> In his poem “Each June I Made a Promise Sober,” Ogden Nash voiced the common cry of those who work in bookstores or libraries or live otherwise surrounded: so many books, so little time! Always the guilt-inducing pile of unread books, eyeing us like neglected pets. He lists some of the classics he hasn’t read—my own list includes, I blush to say, Moby Dick, War and Peace, The Brothers Karamazov, The Faerie Queen, etc. etc. etc. etc.—and concludes:

“So every summer I truly intend / My intellectual sloth to end / And every summer for years and years / I’ve read Sherlock Holmes and The Three Musketeers.”

Sources: https://www.bookbarnniantic.com/single-post/2014/05/24/74-RE...

Nash, Ogden. "Each June I Made a Promise Sober," The New York Times Book Review (June 7, 1953), 1.

WOW. That book would be amazing.

Much better than "The Hardy boys and Nancy Drew" mashups that were actually a thing.


From that, I’ve recently decided to start reading The Inside of the Cup by Winston Churchill, and Psychology and Industrial Efficiency by Hugo Münsterberg

The first 19th century book to impress me was Nicholas Nickelby by Dickens. It's a British sort of "Les Miserables", A Christmas Carol style. And my wife reads Pride and Prejudice at least once a year. It's a surprisingly modern book, very much worth reading if you don't mind the romance.

In the 'travel essay' genre, Xavier de Maistre's "A Journey Round My Room"


On the Sensations of Tone by Hermann von Helmholtz

The Road by Jack London

all of the Oz books by L. Frank Baum

The Scottish Students' Song Book

Heart Songs

The Age of Reason

The Art of Money Getting by Barnum

The Confessions by Augustine of Hippo.

The entire _Arsene Lupin_ series by Maurice Leblanc, been reading them again and again since I was 12.

Starry Messenger - Galileo

Very fun and readable. He's so excited to tell the world about what he's learned.

Progress & Poverty (1879) by Henry George

Orthodoxy (1908) by G.K. Chesterton

The Brothers Karamazov (1880) by Fyodor Dostoevsky

Between - very roughly - 100 and 200 years ago books (some containing essays) were where the intellectual life of the west happened. Since we are not in any meaningful way different - or smarter - than people from the 19th and early 20th century a lot of what they concerned themselves with is still relevant for us, especially the stuff that managed to get itself canonized.

The novels that managed to become classics became so for a reason (and if you've ever read some second rate 19th century material you'll appreciate the the distinction).

The art form of the fiction as moral treatise probably hasn't been surpassed since then. So just pick up a few big 19th century novels and start reading :-)

All the essays of Emerson, GK Chesterton, Hazlitt, Oscar Wilde, RL Stevenson, William James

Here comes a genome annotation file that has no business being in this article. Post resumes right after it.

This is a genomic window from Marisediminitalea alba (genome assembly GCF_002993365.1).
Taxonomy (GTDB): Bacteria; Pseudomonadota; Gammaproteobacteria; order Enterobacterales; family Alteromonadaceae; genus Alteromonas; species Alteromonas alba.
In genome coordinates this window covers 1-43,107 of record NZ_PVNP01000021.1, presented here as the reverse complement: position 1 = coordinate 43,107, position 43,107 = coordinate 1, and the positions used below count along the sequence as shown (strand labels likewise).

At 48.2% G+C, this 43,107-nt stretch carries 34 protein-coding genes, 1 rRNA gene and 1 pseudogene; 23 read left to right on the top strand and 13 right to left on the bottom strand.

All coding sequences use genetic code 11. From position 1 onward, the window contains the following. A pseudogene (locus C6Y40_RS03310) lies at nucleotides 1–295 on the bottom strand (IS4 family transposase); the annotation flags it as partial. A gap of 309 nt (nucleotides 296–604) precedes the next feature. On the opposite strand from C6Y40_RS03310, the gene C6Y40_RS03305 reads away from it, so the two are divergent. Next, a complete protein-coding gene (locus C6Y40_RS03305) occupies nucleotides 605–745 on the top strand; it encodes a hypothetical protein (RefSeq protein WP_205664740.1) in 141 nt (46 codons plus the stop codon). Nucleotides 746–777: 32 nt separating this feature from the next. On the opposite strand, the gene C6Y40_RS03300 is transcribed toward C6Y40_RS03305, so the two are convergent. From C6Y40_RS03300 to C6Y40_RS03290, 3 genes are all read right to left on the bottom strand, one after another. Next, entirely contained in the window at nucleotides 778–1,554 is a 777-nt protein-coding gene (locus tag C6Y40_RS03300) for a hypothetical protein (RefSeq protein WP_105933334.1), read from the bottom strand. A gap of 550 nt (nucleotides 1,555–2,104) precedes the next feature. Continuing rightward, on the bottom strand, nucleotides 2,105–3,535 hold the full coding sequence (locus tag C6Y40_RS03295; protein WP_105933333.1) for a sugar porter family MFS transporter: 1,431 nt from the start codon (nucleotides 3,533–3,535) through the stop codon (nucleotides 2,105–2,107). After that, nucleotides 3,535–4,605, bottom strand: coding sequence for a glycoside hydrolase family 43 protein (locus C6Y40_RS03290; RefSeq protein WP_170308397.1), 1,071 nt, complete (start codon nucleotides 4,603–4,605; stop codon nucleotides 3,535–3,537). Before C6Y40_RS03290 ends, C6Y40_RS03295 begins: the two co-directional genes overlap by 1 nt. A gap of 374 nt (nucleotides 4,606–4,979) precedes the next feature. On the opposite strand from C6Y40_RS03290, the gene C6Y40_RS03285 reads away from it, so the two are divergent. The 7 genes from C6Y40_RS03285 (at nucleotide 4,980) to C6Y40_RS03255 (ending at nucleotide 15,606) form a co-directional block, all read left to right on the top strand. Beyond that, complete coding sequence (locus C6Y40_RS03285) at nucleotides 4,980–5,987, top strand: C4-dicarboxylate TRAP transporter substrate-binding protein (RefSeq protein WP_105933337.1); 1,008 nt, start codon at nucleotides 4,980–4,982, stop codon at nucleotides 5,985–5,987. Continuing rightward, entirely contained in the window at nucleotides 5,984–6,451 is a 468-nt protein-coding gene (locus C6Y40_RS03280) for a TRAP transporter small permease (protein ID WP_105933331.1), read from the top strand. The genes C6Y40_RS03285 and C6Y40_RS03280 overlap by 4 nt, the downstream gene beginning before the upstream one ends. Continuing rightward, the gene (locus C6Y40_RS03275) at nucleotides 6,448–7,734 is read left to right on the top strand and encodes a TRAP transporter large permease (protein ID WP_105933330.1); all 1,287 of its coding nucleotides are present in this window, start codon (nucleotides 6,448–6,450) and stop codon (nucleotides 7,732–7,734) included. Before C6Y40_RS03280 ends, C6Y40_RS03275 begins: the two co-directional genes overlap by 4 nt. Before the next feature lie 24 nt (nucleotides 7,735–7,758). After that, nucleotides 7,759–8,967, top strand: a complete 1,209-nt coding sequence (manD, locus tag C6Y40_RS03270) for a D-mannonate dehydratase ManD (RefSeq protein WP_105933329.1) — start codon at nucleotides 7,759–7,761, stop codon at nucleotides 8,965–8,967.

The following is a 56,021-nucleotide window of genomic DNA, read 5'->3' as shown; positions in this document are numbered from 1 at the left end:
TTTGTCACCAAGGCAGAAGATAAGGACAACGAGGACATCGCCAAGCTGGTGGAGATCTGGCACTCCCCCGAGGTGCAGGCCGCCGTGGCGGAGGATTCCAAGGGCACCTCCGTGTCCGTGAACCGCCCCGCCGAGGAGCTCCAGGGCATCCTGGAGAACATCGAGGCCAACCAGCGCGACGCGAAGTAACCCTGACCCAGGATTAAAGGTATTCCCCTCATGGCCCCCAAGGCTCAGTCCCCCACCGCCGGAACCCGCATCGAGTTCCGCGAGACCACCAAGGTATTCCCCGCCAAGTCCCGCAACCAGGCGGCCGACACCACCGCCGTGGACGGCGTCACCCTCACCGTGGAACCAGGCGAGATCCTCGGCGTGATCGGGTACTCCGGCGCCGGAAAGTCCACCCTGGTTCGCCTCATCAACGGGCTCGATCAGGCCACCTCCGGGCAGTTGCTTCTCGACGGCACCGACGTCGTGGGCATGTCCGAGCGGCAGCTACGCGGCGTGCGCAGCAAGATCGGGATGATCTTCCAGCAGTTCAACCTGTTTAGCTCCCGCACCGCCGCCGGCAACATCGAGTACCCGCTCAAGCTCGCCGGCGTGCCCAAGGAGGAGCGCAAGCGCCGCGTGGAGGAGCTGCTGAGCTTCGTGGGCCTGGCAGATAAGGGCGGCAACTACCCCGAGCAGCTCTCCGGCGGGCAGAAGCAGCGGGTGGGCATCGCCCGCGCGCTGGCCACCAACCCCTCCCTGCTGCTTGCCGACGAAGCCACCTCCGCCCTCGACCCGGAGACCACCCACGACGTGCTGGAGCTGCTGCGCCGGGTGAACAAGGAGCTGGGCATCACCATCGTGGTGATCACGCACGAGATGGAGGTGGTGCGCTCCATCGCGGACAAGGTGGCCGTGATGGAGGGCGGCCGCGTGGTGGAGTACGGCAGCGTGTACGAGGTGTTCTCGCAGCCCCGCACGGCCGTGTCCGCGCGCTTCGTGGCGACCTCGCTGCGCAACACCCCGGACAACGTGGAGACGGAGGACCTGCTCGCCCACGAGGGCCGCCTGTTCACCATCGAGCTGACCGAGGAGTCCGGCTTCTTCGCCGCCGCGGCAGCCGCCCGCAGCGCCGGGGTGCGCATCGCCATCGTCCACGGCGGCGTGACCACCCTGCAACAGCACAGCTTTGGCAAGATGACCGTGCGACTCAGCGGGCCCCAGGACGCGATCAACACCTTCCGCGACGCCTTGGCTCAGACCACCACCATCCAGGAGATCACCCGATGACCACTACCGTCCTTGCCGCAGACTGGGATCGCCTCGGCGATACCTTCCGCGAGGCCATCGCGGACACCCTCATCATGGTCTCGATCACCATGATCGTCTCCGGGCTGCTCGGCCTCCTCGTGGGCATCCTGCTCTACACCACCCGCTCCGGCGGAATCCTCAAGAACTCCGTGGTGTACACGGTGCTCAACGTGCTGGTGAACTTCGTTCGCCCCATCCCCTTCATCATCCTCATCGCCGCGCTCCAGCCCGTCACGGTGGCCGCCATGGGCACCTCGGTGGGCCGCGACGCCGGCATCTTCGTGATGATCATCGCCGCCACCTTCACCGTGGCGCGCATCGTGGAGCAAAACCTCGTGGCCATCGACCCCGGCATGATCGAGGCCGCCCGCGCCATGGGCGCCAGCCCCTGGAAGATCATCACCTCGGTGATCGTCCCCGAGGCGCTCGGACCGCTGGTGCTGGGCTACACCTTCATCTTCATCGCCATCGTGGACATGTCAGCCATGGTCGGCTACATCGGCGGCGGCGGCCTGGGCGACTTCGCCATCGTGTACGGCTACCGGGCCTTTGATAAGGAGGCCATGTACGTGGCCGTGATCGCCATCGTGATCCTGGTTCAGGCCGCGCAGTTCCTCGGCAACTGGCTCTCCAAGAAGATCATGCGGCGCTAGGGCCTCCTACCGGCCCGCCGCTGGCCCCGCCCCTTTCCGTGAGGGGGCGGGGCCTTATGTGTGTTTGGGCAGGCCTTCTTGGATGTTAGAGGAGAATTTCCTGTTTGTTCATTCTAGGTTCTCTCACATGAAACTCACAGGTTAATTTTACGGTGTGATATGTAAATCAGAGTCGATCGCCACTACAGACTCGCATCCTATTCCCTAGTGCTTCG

Every book by Nietzsche (except Zarathustra).

La Bruyere - Characters

Charles Mackay - Memoirs of Extraordinary Popular Delusions and the Madness of Crowds

Ambrose Bierce - The Devil's Dictionary

Anna Karenina, by Tolstoy

A solid contender for the title "best book of the 19th century".

Together with Madame Bovary.

Which wins, IMHO. But still: great book.


- The Wealth of Nations, Adam Smith

- Das Kapital, Karl Marx

- That Which Is Seen, and That Which Is Not Seen, Frederic Bastiat

Philosophy / Politics:

- The Republic, Plato

- Second Treatise on Government, John Locke

- The Law, Frederic Bastiat

- Leviathan, Thomas Hobbes

- Meditations, Marcus Aurelius

- Democracy in America, Alexis de Toqueville

- On Liberty, John Stuart Mill


- The Celebrated Jumping Frog of Calaveras County, Mark Twain

- The Story of an Hour, Kate Chopin

- Metamorphoses, Franz Kafka

- Candide, Voltaire

- The Count of Monte Cristo, Alexandre Dumas

If you are going to read Adam Smith's Wealth of Nations, then you should probably read The Theory of Moral Sentiments first. It helps with the understanding.

I second That Which Is Seen by Bastiat, nice and short intro to economic way of thinking

I’m intrigued by the scarce mention of Spanish authors and their work, particularly those from the Spanish Golden Age. Other than Cervantes, I didn’t find any other coeval authors: Francisco Gómez de Quevedo, Luis de Góngora, Calderón de la Barca, Lope de Vega, and many others.

What are the reasons for this oversight? Is their work too archaic for modern taste? Are translations too poor to convey some of the originals’ virtuosity? Lack of exposure? I’m truly curious as to why this phenomenon happens, and HN is not the only forum where I’ve observed it.

The John Carter of Mars books have traveled remarkably well through time.

And the Pellucidar series too.

Panchatantra -- more than 1000yr old collection of fables from India. It's a kind of self help book that uses vivid storytelling with animal characters, to impart practical life lessons.

I would suggest to read the one with the sanskrit verses being translated into hindi/english/others as the conversation between the characters is very illuminating.

The Art of War by Sun Tzu.

It might be a bit of a cliche but it really is profound and is actually more useful than I first thought. Especially "show strength at your weakest, show weakness at your strongest" is something that I've used during negotations and presentations. It sounds like common sense when you read it, because you've seen a lot of this stuff work out ahead of reading it, but it's only once you read it that it becomes abstract and defined enough for me to apply it.

The Count of Monte Cristo

I second that.

There's also a lot of movie and tv adaptations of this book out there(Alan Badel was probably the best Count) and I really enjoy compering them to the book.

L'Ancien Régime et la Révolution (1856) by Alexis de Tocqueville. In English it is either The Old Regime and the Revolution or The Old Regime and the French Revolution.

The Varieties of Religious Experience by William James (1902).

"Beginning Of Guidance By Imam Ghazali"